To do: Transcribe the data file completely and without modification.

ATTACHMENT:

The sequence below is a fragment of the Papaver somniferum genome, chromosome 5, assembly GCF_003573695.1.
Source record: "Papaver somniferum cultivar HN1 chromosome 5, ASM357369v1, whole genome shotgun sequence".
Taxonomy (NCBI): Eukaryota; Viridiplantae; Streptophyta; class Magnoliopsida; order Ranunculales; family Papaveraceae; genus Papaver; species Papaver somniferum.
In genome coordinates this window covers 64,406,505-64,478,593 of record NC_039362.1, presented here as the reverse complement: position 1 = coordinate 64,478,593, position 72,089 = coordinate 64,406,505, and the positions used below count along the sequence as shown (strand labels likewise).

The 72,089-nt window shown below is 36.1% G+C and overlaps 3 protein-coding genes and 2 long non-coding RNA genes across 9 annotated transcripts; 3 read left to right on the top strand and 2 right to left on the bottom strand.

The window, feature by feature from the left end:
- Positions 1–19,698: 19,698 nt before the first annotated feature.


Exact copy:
The sequence below is a fragment of the Papaver somniferum genome, chromosome 5, assembly GCF_003573695.1.
Source record: "Papaver somniferum cultivar HN1 chromosome 5, ASM357369v1, whole genome shotgun sequence".
Taxonomy (NCBI): Eukaryota; Viridiplantae; Streptophyta; class Magnoliopsida; order Ranunculales; family Papaveraceae; genus Papaver; species Papaver somniferum.
In genome coordinates this window covers 64,406,505-64,478,593 of record NC_039362.1, presented here as the reverse complement: position 1 = coordinate 64,478,593, position 72,089 = coordinate 64,406,505, and the positions used below count along the sequence as shown (strand labels likewise).

The 72,089-nt window shown below is 36.1% G+C and overlaps 3 protein-coding genes and 2 long non-coding RNA genes across 9 annotated transcripts; 3 read left to right on the top strand and 2 right to left on the bottom strand.

The window, feature by feature from the left end:
- Positions 1–19,698: 19,698 nt before the first annotated feature.